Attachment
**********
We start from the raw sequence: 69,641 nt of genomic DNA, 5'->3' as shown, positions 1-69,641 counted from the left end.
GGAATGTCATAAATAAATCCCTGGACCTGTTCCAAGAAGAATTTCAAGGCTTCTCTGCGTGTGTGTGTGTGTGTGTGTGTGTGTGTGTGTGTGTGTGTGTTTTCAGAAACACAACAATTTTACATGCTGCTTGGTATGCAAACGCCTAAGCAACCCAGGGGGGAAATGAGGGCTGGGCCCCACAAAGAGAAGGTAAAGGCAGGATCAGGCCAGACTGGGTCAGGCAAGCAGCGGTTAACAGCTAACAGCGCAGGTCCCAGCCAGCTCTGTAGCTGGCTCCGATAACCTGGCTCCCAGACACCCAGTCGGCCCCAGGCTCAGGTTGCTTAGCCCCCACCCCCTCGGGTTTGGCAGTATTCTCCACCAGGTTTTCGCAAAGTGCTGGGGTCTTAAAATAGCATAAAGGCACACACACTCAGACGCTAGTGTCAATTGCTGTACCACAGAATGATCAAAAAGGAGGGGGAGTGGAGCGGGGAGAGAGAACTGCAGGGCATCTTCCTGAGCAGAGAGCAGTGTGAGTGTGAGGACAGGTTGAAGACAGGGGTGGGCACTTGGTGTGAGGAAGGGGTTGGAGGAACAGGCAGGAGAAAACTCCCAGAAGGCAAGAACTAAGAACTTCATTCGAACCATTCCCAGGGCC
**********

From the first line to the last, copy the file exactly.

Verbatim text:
We start from the raw sequence: 69,641 nt of genomic DNA, 5'->3' as shown, positions 1-69,641 counted from the left end.
GGAATGTCATAAATAAATCCCTGGACCTGTTCCAAGAAGAATTTCAAGGCTTCTCTGCGTGTGTGTGTGTGTGTGTGTGTGTGTGTGTGTGTGTGTGTGTTTTCAGAAACACAACAATTTTACATGCTGCTTGGTATGCAAACGCCTAAGCAACCCAGGGGGGAAATGAGGGCTGGGCCCCACAAAGAGAAGGTAAAGGCAGGATCAGGCCAGACTGGGTCAGGCAAGCAGCGGTTAACAGCTAACAGCGCAGGTCCCAGCCAGCTCTGTAGCTGGCTCCGATAACCTGGCTCCCAGACACCCAGTCGGCCCCAGGCTCAGGTTGCTTAGCCCCCACCCCCTCGGGTTTGGCAGTATTCTCCACCAGGTTTTCGCAAAGTGCTGGGGTCTTAAAATAGCATAAAGGCACACACACTCAGACGCTAGTGTCAATTGCTGTACCACAGAATGATCAAAAAGGAGGGGGAGTGGAGCGGGGAGAGAGAACTGCAGGGCATCTTCCTGAGCAGAGAGCAGTGTGAGTGTGAGGACAGGTTGAAGACAGGGGTGGGCACTTGGTGTGAGGAAGGGGTTGGAGGAACAGGCAGGAGAAAACTCCCAGAAGGCAAGAACTAAGAACTTCATTCGAACCATTCCCAGGGCC